Are you watching “Poker Face?”

A couple of things keep from reviewing more TV series, short or long form.

They’re a big investment in time if you want to do a show justice. Watching three, four or five episodes are kind of a must, and for someone who takes notes, jots down snippets of dialogue to illustrate punchy writing, or its opposite (dull hackwork), that’s a whole day.

And the reviews, once you’ve written them, have no shelf life. Viewers/consumers tend to flock to a show when it’s new, with a few obsessing about “Ozark,” “Bosch” or “The Walking Dead” or that Taika Waititi gay pirates thing, doing blogs, podcasts and the like as the series continues, while the rest of the culture has moved on.

With every streaming service coming up with marquee shows — “Handmaid’s Tale,” “Only Murders in the Building,” “Ted Lasso” — subscribing to them all just to keep up isn’t cost effective. Getting every single streamer/cable operation to provide critics with previews of their next big thing is exhausting, because most aren’t as efficient as most film studios, Netflix, Paramount and Apple TV+, at telling you what they have coming up and setting you up with site access to review it.

Follow Disney’s lead, kids. They have this figured out.

So I’m not reviewing “Poker Face,” despite its very promising pilot. And great cast. And the fact that Rian Johnson has taken his Netflix movie proof-of-concept handling of mysteries to its logical conclusion, long-form series.

A Natasha Lyonne star vehicle — long may she reign — it’s got elements of TV classics like “Columbo,” “The Fugitive” and “The Immortal” in it, as regular TV critics have pointed out. But its setting, starting in the sordid world of Nevada gambling and wandering off from there, has “The Cooler” and “Hard Eight” wired in.

Lyonne plays Charlie Cale, a high-mileage, high-functioning alcoholic who when we meet her is just another short-skirt cocktail waitress at Frost Casino in somewhere-other-than-Vegas Nevada. She’s “doing all right,” living in a tiny, battered travel trailer, keeping her ’70s Plymouth Barracuda running, with enough money for beer and whatever it is we don’t see her eating.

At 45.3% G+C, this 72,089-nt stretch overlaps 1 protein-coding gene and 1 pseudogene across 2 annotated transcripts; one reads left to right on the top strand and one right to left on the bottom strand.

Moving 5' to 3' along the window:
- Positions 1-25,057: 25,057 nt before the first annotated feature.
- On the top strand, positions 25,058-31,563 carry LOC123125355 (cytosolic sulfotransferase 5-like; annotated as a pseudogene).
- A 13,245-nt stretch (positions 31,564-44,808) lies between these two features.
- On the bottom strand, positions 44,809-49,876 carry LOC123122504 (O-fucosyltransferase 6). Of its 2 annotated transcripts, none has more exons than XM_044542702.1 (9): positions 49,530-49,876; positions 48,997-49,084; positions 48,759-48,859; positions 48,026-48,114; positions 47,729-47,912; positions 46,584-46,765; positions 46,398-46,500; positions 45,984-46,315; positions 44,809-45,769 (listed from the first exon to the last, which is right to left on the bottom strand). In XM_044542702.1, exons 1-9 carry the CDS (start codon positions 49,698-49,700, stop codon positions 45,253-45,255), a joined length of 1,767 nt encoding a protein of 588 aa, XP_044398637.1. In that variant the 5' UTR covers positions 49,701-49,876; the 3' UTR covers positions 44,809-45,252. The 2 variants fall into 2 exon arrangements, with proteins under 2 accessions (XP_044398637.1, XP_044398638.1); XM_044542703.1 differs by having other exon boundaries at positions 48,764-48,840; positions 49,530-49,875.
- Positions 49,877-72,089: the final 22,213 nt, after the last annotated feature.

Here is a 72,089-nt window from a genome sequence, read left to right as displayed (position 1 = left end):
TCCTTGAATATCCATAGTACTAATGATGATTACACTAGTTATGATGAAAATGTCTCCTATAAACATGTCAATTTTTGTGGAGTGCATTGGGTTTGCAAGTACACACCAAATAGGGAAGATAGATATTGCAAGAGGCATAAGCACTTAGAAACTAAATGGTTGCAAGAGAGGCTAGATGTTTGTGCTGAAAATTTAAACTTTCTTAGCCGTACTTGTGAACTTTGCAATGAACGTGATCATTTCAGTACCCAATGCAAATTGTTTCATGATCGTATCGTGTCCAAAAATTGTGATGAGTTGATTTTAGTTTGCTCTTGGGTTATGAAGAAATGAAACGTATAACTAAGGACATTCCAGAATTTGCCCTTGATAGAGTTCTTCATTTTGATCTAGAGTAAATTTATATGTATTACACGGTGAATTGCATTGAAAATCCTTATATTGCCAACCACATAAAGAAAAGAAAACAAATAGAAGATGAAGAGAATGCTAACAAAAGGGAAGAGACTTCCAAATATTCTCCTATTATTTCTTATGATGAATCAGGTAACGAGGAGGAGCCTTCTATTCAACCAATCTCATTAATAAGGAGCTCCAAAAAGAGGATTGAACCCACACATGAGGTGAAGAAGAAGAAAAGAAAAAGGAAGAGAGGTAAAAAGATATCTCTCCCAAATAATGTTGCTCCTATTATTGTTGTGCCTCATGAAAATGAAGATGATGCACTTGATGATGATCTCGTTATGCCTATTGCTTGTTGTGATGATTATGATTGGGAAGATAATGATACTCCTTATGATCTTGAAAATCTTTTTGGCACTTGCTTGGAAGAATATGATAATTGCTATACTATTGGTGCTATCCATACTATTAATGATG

Charlie wound up in Gambling Country thanks to her “gift.” She’s got an uncanny knack for sensing when somebody is lying. Lying is called “bluffing” in poker, so you get the connection. Not that she can gamble there.

The pilot is about a friend from that casino hotel who sees something illegal and tries to report it and to reach Charlie, but is murdered in the opening scenes. As in “Colombo” and other tales of this type, the show is about how each week’s crime and criminal are unraveled by persistent, annoying Charlie, her gift and her slightly askew, somewhat half-assed sense of moral justice.

Johnson immerses us in each week’s corner of the world Charlie inhabits, makes his case for why crimes in this milieu are the sort that cops — in gambling towns, they’re pretty much all on the take — don’t sweat. These are “little people” whom “nobody’ll miss.” And he does his damnedest to scripturally and cinematically make Charlie’s case using just her tricky way of questioning (“The Closer,” with a near-supernatural bent), her booze-addled “Monk” powers of observation, her survival instincts and her common sense. Her vague goal, made up on the fly, is to crack the case and acquire some sort of rough justice by the open-ended (she’s on the lam) closing credits.